There was no one else who could do it. And, if they don’t realize that he’s in the drivers seat, not them, they may be in the same position next year if they don’t learn to respect the man who saved their bacon. Now, this isn’t to say that Lawrence walks on water or is perfect. Full disclosure, Lawrence and I had been friends for almost 25 years, up until he assumed the throne at DPS and seems to have changed from the person I knew, to someone I don’t.

The new contract has two indexed bonus performance metrics that seem really odd.

The first is enrollment growth: “$1,000 for every 100 student increase in student enrollment over the prior school year, which will be measured after each October 15” So if the district adds 1000 students, he’d pocket $10K. Hardly an incentive for someone making $195K a year base, and one that brings additional costs and challenges. The district just put out an RFP for a “Digital marketing campaign” to increase enrollment- and they are asking for the moon and the stars from bidders- on a contract which is asking bidders what they would do for $75K. (while they’ve been handing out no bid contracts for $50K left and right).

The second bonus schedule is downright scary: “a teacher-retention bonus, which will be measured based on teachers retained from the prior school year as of September1 in the following school year, based on the following schedule”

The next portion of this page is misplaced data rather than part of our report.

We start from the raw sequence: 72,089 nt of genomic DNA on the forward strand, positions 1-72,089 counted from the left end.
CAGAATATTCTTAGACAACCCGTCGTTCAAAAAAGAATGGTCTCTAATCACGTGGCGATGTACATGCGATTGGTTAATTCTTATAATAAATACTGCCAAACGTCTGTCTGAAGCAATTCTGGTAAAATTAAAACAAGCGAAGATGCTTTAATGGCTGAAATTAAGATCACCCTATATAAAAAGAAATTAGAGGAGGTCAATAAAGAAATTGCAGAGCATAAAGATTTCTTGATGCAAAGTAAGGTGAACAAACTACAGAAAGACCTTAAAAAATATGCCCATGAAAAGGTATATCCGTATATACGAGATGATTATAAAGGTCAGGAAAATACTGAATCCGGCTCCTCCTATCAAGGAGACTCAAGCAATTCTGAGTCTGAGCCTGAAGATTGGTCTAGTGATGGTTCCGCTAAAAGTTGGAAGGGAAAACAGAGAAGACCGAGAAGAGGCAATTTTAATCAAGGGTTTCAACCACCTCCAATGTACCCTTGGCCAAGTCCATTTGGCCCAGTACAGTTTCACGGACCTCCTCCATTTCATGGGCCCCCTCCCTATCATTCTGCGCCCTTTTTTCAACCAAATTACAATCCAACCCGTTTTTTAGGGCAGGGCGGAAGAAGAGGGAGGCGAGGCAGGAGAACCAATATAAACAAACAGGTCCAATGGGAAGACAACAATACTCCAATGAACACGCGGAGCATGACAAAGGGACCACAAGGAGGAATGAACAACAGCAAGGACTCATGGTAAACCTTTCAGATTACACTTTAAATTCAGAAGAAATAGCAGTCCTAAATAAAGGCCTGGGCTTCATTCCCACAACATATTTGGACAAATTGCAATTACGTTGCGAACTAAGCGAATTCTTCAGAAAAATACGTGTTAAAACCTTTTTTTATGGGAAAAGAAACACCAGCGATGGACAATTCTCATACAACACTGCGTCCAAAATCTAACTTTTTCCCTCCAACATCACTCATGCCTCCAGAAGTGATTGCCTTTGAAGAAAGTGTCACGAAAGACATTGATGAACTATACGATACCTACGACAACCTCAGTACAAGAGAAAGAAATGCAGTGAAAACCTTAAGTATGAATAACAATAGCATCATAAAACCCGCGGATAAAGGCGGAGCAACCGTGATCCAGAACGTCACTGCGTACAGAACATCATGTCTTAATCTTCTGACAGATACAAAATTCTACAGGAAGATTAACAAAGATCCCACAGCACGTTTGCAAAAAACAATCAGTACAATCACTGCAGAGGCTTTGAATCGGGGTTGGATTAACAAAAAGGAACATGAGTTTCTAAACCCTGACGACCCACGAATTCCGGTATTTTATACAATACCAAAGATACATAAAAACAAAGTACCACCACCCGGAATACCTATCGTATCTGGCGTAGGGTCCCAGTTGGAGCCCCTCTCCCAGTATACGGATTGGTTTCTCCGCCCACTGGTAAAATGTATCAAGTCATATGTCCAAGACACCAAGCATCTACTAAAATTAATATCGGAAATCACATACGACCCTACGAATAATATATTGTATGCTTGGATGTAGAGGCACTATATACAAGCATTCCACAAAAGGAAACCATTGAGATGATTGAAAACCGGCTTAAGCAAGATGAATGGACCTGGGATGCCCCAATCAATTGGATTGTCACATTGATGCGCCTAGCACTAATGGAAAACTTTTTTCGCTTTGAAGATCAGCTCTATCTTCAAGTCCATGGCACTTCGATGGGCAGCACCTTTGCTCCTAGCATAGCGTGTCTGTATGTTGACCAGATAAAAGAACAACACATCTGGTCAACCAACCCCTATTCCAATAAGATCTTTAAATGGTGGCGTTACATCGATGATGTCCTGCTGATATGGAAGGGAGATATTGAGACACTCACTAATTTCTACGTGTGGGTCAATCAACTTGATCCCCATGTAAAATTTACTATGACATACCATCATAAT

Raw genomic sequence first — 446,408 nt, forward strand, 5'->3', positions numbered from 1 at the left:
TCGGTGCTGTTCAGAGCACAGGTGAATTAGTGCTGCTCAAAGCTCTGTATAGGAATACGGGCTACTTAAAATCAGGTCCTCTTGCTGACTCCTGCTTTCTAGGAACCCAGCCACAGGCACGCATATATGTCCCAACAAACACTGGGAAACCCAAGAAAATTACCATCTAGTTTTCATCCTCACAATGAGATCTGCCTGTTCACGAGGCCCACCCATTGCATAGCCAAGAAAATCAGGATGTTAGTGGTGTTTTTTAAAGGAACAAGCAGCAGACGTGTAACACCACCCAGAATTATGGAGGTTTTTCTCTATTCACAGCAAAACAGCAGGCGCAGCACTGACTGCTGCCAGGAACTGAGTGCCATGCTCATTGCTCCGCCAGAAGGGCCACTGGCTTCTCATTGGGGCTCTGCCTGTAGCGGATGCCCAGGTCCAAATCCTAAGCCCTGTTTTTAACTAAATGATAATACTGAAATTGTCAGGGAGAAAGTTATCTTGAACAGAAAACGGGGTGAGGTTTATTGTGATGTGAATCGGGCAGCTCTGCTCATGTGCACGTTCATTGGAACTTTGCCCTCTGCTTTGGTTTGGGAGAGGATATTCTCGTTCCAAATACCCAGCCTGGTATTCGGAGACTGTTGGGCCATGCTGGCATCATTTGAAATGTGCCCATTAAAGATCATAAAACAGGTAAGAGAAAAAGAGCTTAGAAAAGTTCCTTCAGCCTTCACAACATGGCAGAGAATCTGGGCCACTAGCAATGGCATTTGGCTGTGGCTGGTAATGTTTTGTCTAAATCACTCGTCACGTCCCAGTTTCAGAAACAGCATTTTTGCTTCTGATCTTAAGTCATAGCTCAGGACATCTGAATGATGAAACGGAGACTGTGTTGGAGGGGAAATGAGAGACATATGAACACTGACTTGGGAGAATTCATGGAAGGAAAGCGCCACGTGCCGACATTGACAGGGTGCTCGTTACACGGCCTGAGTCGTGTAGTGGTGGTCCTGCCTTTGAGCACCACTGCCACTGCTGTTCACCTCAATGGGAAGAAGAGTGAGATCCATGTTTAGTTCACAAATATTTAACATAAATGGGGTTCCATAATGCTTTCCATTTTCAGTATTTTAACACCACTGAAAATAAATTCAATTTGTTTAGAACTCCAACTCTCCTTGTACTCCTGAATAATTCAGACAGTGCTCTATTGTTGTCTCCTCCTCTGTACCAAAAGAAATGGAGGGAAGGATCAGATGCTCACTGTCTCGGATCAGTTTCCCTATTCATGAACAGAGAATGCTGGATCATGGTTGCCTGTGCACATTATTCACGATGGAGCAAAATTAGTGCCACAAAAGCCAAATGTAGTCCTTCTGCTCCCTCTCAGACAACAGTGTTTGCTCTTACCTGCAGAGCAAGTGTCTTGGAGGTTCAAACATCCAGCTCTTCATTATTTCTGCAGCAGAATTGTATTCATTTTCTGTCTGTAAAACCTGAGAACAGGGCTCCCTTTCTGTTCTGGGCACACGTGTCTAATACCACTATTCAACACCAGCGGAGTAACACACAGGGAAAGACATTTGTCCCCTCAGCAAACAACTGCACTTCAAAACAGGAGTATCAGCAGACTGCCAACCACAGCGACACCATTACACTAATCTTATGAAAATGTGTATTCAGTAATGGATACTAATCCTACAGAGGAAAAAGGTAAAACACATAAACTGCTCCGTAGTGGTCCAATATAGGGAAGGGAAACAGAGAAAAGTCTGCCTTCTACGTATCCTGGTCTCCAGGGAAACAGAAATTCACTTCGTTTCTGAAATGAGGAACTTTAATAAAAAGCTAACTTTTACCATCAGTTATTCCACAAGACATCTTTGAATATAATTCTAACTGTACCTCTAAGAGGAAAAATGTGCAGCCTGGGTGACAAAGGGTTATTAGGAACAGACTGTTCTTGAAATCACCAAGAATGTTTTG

Before I tell you what the schedule is, let’s be clear, without teachers, you have no schools. While Lolli oversaw one of the largest exoduses of teachers in DPS history- the board did nothing. While she shuffled principals (one year she moved 24 principals of her 28) and destroyed morale in the district- no one said a peep on the board. The district is currently seriously short on teachers, and the importance of keeping every single one should be foremost on every administrator and the board. You’d think this is where the real bonus money should kick in, but, it doesn’t.

Number of Teachers Leaving DistrictBonus Amount
Less than 300 $1000
Less than 250$2,000
Less than 200$3,000
Less than 150 $4,000
Less than 100$5,000
The Retention bonus schedule

This is saying, they expect to lose 300. They’d have about 900 teachers if fully staffed. So losing 1 out of 3 is still bonus material? This is almost like a participation trophy prize.